Piles of cash that you receive when you get better with money!

Public domain photo, Wikimedia Commons

When we set a new money goal, it’s easy to feel the initial surge of excitement that starts us off strong.

It’s the same reason that the parking lot is full when you go to the gym on January 2 or 3.  At that point, so many people are still enthusiastic about their New Year’s resolution to shed pounds.

But by January 9 or 10, things die down. Competing demands arise. Hopelessness and discouragement set in, or the pull of the “status quo” becomes too strong to resist.

And so begins the hardest part of change: Propelling yourself forward despite all of the forces that push you back. How do you keep yourself moving forward? Here are some ideas:

(1) Begin your journey with the expectation that the “middle” will be hard. Psychologist and researcher Carol Dweck suggests that if we learn and truly understand that everything is hard before it is easy, we will be better equipped to handle setbacks and obstacles that arise.

(2) Develop an identity as a “doer” or a “changer. Researchers Linda Houser-Marko and Kennon Sheldon have started a line of research on the “self-as-doer” construct. There is good evidence that if you think of yourself as the “doer” of an action, you are more likely to persist at that action, even when obstacles emerge. In other words, if your goal becomes part of your identity, you are more likely to stick to it. (For example, think “I am an investor,” “I am a checkbook-balancer,” or “I am a money-saver!”)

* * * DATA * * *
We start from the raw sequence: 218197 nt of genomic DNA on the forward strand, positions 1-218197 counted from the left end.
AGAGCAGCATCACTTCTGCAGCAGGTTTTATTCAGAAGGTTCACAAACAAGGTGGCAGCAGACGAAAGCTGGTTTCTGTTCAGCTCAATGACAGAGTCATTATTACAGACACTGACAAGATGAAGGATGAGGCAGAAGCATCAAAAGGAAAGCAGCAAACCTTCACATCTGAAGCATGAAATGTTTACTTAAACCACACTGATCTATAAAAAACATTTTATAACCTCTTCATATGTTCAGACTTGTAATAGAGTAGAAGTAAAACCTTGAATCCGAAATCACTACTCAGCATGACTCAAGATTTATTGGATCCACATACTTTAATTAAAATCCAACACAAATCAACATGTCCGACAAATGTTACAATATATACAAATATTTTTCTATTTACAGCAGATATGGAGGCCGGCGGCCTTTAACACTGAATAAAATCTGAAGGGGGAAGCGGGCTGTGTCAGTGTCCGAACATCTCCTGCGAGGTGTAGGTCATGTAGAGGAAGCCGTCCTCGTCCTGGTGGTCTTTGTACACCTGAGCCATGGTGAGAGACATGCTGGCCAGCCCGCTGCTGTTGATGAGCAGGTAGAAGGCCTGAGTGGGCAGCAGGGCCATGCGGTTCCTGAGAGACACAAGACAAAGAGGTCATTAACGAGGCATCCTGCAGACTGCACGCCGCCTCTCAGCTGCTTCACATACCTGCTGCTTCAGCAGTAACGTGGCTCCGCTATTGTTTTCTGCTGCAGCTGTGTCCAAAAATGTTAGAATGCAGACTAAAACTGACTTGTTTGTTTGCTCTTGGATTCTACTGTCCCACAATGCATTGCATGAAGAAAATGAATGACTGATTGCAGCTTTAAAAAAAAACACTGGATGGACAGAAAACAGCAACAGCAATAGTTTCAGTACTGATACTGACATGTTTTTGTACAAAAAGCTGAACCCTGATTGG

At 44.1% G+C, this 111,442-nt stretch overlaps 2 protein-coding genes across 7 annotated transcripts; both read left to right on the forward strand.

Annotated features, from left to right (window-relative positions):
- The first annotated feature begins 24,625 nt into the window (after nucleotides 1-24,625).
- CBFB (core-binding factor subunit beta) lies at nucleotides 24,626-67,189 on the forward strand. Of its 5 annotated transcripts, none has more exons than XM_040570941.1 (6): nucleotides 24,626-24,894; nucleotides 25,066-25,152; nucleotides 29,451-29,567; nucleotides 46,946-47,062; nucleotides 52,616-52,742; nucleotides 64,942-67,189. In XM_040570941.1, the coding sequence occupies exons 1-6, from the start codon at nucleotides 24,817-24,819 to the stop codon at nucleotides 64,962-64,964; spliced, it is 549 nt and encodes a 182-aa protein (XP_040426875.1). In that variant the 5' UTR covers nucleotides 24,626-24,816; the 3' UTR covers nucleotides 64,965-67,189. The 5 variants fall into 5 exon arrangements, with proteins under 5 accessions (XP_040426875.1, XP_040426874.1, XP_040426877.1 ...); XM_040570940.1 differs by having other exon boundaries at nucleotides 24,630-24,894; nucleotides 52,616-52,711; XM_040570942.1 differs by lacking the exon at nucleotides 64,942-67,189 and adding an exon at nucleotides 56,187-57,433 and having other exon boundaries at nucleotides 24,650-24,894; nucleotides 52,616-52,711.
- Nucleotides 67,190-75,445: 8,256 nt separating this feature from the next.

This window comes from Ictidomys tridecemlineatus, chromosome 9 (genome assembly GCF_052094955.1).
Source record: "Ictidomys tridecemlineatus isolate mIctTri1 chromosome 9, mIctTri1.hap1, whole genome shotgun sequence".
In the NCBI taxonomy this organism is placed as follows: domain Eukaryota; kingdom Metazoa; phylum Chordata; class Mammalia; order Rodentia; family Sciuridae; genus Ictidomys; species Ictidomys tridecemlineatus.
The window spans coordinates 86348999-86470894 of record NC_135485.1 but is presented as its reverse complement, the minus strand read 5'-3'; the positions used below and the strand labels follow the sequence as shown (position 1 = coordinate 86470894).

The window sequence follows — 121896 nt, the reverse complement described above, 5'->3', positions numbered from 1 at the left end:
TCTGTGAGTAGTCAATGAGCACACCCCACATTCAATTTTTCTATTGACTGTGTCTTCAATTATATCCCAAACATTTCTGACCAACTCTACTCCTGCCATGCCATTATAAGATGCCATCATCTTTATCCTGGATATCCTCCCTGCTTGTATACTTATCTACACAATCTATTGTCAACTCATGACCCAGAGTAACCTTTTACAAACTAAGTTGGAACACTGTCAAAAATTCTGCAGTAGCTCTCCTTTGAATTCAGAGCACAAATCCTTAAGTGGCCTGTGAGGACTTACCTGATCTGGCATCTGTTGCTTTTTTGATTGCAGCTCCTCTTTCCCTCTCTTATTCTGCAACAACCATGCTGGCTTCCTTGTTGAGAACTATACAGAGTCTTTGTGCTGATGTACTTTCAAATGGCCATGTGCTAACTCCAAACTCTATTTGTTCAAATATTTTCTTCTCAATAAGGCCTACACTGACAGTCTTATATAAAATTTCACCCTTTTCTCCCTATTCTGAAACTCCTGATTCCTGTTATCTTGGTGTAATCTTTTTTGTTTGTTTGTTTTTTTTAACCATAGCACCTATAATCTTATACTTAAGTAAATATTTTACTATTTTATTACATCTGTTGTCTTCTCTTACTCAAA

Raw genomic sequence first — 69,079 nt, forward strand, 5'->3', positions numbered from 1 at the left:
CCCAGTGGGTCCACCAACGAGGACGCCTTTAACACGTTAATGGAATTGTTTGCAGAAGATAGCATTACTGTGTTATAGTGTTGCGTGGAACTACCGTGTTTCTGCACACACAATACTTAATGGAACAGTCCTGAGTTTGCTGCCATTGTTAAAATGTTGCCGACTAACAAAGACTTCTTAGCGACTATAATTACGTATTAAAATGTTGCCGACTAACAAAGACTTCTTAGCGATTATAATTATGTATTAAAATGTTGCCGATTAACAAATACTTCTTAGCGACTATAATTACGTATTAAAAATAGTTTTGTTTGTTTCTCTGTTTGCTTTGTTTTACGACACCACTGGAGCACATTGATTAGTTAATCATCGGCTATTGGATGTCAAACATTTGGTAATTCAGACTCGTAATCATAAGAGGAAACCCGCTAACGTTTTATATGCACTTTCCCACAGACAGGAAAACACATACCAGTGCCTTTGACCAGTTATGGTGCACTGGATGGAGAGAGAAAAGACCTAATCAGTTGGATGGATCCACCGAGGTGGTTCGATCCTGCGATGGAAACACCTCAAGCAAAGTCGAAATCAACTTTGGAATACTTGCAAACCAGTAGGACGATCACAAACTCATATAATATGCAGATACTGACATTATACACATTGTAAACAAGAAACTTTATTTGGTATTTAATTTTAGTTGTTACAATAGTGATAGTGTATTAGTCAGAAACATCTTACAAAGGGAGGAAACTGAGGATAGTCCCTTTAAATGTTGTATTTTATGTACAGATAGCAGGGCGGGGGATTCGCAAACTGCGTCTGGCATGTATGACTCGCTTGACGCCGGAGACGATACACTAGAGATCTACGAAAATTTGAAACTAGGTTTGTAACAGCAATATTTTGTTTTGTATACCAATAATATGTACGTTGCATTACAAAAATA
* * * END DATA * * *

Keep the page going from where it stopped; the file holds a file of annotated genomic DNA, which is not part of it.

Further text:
(3) Keep taking small steps. When you experience success at the small steps, you build up a sense of mastery, a sense of self confidence, and an “I can do it” attitude that helps you tackle the larger steps.

(4) Make things automatic. David Bach, author of the Automatic Millionaire series of books, capitalizes on this principle. Make as many of your financial decisions as possible “automatic” so you do not have to fight the willpower battle. For example, if you set it up so that a percentage of your paycheck gets deposited into your retirement account every month, you only have to make the decision once, and there is no room for the monthly temptation to use the money for something else.

(5) Look backwards occasionally. So many adages urge us to look forward, like “Keep your eyes on the prize.” However, there is some value in looking back occasionally at what you have conquered. Turn around, look at all of the gold stars you have already earned, feel a sense of pride in what you have accomplished, and then look forward with renewed energy and vigor.

What do you do to keep yourself moving toward your financial goals? Send your comments!